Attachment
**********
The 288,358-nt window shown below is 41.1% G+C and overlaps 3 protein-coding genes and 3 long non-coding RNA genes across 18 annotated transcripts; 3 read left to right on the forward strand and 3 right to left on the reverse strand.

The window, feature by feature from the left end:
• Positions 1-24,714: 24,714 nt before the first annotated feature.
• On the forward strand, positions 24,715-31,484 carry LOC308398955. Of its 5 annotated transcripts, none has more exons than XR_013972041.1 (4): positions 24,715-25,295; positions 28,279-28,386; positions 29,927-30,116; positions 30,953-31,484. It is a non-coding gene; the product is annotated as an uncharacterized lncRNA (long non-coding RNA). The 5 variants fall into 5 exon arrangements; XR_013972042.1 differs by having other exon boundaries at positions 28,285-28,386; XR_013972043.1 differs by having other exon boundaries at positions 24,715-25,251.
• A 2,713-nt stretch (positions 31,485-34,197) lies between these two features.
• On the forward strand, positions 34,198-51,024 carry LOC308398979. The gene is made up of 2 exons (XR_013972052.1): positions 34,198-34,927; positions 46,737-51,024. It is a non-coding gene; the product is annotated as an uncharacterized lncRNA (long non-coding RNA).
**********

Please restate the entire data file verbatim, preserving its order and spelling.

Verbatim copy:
The 288,358-nt window shown below is 41.1% G+C and overlaps 3 protein-coding genes and 3 long non-coding RNA genes across 18 annotated transcripts; 3 read left to right on the forward strand and 3 right to left on the reverse strand.

The window, feature by feature from the left end:
• Positions 1-24,714: 24,714 nt before the first annotated feature.
• On the forward strand, positions 24,715-31,484 carry LOC308398955. Of its 5 annotated transcripts, none has more exons than XR_013972041.1 (4): positions 24,715-25,295; positions 28,279-28,386; positions 29,927-30,116; positions 30,953-31,484. It is a non-coding gene; the product is annotated as an uncharacterized lncRNA (long non-coding RNA). The 5 variants fall into 5 exon arrangements; XR_013972042.1 differs by having other exon boundaries at positions 28,285-28,386; XR_013972043.1 differs by having other exon boundaries at positions 24,715-25,251.
• A 2,713-nt stretch (positions 31,485-34,197) lies between these two features.
• On the forward strand, positions 34,198-51,024 carry LOC308398979. The gene is made up of 2 exons (XR_013972052.1): positions 34,198-34,927; positions 46,737-51,024. It is a non-coding gene; the product is annotated as an uncharacterized lncRNA (long non-coding RNA).